{[ promptMessage ]}

Bookmark it

{[ promptMessage ]}

chapter1 - Chapter 1 An Introduction to Microelectronic...

Info icon This preview shows pages 1–7. Sign up to view the full content.

View Full Document Right Arrow Icon
Image of page 1

Info icon This preview has intentionally blurred sections. Sign up to view the full version.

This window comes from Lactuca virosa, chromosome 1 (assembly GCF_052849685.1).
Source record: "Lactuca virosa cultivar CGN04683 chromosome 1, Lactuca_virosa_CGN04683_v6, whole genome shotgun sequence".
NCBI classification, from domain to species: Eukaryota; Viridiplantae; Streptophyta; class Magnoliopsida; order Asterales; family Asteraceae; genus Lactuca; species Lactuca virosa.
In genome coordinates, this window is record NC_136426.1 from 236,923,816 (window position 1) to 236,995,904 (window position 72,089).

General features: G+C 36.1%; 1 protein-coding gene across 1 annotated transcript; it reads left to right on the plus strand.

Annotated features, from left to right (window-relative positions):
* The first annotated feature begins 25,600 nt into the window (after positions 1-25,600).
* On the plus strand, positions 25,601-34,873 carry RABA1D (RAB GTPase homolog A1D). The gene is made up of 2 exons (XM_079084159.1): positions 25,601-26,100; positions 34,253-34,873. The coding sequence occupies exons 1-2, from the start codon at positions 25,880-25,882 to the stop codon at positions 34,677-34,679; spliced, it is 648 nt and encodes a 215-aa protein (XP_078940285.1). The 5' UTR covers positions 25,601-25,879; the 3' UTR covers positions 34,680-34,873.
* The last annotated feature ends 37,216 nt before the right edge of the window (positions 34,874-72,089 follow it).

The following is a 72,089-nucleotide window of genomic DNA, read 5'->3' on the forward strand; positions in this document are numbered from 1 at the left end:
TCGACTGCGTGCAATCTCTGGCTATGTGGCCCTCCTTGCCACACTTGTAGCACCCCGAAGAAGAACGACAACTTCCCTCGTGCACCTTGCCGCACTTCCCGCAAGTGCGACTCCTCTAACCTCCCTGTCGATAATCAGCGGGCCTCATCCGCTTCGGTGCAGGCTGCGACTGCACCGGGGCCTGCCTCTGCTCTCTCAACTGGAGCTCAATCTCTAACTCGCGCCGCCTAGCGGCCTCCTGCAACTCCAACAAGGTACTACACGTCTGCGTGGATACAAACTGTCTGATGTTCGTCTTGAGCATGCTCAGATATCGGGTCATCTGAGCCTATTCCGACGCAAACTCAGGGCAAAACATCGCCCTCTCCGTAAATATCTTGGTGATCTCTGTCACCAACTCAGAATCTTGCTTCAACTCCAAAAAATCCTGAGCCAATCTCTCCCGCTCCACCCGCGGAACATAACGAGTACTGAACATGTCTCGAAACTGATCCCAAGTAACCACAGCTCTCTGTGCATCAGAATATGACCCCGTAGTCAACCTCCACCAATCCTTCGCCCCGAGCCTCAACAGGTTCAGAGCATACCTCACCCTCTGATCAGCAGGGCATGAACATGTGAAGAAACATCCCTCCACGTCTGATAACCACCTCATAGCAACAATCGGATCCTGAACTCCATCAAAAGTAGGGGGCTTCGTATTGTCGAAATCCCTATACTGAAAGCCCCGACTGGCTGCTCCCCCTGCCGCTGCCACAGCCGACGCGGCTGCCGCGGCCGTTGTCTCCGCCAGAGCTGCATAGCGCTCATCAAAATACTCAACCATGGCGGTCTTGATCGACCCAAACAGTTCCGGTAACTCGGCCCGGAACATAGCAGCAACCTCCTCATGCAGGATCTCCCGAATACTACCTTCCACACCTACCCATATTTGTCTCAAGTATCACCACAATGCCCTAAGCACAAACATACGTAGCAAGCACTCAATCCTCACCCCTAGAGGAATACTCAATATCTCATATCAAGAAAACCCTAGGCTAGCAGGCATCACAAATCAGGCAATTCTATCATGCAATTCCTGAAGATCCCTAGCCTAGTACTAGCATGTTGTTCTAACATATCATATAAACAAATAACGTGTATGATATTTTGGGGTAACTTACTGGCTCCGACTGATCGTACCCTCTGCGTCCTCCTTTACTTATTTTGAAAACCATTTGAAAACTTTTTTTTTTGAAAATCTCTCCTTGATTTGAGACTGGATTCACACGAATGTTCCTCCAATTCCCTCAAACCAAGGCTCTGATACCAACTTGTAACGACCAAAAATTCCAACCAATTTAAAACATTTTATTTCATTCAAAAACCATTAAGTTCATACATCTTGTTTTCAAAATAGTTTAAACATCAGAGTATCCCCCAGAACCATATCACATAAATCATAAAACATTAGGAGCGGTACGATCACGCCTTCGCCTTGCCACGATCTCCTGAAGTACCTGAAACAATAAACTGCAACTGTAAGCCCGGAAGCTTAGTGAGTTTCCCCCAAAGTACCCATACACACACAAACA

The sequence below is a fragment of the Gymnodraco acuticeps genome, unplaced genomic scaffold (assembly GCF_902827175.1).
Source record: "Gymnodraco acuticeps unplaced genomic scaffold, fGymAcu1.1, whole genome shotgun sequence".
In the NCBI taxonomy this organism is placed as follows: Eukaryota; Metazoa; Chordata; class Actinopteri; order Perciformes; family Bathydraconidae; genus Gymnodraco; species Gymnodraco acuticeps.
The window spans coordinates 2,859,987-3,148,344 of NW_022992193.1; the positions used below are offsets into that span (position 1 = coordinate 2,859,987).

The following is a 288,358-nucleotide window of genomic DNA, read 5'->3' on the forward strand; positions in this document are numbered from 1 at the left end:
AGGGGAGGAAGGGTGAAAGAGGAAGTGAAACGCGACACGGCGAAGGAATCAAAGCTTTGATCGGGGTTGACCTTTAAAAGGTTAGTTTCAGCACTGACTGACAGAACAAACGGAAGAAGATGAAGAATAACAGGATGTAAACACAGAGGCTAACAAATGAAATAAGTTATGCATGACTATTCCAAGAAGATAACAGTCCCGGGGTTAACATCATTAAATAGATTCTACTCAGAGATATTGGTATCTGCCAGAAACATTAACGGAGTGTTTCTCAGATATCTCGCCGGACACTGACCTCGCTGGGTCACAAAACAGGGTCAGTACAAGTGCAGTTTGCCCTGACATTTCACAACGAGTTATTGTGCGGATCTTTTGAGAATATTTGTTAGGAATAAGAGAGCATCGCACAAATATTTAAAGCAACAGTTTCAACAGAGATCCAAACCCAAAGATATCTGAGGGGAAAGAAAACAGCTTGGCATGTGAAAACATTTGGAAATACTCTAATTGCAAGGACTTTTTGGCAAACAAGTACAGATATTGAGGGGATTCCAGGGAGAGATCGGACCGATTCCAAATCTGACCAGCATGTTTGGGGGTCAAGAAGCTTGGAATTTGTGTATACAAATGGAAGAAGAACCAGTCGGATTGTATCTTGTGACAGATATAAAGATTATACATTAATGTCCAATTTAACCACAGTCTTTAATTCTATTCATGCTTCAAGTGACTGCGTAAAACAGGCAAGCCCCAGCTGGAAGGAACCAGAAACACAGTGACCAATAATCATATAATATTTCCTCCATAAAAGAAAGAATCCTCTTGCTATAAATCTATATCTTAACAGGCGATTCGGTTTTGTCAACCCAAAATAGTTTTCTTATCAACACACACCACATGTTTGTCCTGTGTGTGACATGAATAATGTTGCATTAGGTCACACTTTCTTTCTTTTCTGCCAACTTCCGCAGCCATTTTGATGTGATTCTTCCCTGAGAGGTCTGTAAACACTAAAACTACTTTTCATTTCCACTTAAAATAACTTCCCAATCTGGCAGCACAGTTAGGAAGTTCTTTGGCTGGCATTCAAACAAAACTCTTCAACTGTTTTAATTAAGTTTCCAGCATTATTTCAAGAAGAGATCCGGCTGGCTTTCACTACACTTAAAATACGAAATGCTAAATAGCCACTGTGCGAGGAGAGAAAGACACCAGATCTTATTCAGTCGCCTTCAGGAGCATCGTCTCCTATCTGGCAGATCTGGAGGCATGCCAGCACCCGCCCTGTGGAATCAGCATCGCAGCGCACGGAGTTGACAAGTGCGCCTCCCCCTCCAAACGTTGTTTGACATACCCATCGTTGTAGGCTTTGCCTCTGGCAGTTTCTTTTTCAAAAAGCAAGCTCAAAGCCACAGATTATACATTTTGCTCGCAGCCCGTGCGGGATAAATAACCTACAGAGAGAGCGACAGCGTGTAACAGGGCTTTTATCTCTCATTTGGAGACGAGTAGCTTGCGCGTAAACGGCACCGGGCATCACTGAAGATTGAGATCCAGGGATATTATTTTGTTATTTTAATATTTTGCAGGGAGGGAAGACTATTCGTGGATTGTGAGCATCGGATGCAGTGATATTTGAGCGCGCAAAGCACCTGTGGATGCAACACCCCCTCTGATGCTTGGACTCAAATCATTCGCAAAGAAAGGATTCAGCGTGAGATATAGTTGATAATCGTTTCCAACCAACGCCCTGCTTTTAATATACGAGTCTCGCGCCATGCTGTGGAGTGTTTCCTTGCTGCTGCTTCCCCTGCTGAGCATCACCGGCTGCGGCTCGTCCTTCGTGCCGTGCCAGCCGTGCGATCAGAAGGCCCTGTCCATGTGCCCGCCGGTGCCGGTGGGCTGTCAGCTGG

View Full Document Right Arrow Icon
Image of page 2
Image of page 3

Info icon This preview has intentionally blurred sections. Sign up to view the full version.

View Full Document Right Arrow Icon
Image of page 4
Image of page 5

Info icon This preview has intentionally blurred sections. Sign up to view the full version.

View Full Document Right Arrow Icon
Image of page 6
Image of page 7
This is the end of the preview. Sign up to access the rest of the document.